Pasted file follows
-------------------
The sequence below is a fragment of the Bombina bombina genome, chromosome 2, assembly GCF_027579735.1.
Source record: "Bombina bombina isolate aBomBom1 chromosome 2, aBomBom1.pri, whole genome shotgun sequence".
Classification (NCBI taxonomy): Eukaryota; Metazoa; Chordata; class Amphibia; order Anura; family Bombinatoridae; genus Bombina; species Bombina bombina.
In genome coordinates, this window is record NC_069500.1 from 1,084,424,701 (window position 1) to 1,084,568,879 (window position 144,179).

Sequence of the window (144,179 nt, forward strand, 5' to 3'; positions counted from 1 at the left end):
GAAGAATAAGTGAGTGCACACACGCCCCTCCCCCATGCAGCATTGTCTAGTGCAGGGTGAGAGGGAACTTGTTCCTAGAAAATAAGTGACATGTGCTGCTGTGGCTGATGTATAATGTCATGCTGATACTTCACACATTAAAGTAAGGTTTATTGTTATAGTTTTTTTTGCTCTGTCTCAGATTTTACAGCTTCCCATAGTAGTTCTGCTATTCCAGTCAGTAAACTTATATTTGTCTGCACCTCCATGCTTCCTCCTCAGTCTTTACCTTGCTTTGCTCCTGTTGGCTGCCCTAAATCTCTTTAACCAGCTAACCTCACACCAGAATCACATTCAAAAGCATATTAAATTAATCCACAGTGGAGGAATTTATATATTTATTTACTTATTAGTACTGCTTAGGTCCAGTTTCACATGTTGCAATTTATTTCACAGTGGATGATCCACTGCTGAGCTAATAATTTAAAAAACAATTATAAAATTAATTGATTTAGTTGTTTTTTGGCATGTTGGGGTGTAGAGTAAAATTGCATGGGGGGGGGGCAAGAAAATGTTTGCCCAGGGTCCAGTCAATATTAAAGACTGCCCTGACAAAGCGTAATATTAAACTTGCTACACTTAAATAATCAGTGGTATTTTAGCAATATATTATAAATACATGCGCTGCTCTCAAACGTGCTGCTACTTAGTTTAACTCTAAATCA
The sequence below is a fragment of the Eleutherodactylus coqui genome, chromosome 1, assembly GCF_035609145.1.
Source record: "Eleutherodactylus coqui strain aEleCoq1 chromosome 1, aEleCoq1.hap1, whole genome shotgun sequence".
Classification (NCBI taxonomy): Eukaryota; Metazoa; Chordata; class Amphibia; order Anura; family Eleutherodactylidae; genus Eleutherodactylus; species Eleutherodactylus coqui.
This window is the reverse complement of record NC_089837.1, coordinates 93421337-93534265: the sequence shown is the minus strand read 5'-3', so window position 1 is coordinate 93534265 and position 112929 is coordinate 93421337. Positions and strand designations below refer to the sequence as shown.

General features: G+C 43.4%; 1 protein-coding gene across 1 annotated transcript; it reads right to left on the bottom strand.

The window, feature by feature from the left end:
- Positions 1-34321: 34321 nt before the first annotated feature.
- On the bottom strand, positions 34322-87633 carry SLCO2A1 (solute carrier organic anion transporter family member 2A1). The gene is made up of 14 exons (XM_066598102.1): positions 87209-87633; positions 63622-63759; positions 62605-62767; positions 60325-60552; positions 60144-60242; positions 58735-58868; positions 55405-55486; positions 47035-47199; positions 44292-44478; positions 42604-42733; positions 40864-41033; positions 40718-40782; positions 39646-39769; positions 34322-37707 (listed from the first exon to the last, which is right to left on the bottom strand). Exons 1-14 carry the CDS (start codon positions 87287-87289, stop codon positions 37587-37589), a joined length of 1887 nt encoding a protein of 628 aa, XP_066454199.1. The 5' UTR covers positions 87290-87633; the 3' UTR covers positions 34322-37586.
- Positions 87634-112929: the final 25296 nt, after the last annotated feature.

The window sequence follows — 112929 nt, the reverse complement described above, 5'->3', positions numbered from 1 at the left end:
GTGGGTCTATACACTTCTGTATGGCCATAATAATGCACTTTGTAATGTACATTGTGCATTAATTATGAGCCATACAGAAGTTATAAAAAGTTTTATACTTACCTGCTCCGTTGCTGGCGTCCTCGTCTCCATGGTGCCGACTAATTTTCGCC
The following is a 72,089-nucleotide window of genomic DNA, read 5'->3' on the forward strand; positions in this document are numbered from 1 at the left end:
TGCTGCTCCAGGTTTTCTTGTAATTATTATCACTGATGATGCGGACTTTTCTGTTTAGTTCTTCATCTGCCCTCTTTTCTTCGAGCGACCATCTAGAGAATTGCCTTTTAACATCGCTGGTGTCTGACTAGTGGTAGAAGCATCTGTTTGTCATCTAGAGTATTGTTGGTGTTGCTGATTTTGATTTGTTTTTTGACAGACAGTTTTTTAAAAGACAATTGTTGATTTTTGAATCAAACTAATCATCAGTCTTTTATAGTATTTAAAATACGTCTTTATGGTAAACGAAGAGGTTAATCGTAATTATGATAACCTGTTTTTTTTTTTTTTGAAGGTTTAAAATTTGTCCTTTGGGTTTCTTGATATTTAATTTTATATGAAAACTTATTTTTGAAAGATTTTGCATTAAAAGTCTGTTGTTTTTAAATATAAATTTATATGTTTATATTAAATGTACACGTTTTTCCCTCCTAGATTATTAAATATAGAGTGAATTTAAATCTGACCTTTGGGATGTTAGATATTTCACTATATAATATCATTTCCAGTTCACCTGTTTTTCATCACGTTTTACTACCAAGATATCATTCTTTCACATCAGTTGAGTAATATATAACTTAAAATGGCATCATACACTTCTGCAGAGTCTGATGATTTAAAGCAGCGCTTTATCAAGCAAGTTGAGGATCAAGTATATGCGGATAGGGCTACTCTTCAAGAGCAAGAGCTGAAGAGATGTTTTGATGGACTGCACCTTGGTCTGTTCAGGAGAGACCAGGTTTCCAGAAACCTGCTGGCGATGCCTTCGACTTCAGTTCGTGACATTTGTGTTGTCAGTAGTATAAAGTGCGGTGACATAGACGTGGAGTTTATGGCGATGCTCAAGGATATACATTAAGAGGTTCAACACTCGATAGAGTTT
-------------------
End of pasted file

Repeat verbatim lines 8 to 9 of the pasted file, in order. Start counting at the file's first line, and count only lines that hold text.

Source record: "Eleutherodactylus coqui strain aEleCoq1 chromosome 1, aEleCoq1.hap1, whole genome shotgun sequence".
Classification (NCBI taxonomy): Eukaryota; Metazoa; Chordata; class Amphibia; order Anura; family Eleutherodactylidae; genus Eleutherodactylus; species Eleutherodactylus coqui.